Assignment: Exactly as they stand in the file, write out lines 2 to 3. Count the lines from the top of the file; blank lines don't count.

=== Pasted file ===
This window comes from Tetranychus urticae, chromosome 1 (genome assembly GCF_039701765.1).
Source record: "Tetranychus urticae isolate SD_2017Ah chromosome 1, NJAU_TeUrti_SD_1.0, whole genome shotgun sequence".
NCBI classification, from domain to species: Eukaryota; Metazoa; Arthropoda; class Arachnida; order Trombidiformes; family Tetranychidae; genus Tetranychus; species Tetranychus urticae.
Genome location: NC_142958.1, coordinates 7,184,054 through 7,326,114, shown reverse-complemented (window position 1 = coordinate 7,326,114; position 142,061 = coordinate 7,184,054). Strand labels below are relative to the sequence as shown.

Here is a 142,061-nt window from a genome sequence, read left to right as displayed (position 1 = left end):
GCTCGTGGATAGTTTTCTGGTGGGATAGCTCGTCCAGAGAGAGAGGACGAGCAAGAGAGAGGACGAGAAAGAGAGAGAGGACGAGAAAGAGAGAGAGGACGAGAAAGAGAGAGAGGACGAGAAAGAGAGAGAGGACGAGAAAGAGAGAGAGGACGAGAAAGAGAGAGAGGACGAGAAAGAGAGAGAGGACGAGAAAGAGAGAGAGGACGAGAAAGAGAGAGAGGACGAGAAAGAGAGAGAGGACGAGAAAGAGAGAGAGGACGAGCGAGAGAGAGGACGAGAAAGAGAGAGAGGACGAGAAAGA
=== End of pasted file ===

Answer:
Source record: "Tetranychus urticae isolate SD_2017Ah chromosome 1, NJAU_TeUrti_SD_1.0, whole genome shotgun sequence".
NCBI classification, from domain to species: Eukaryota; Metazoa; Arthropoda; class Arachnida; order Trombidiformes; family Tetranychidae; genus Tetranychus; species Tetranychus urticae.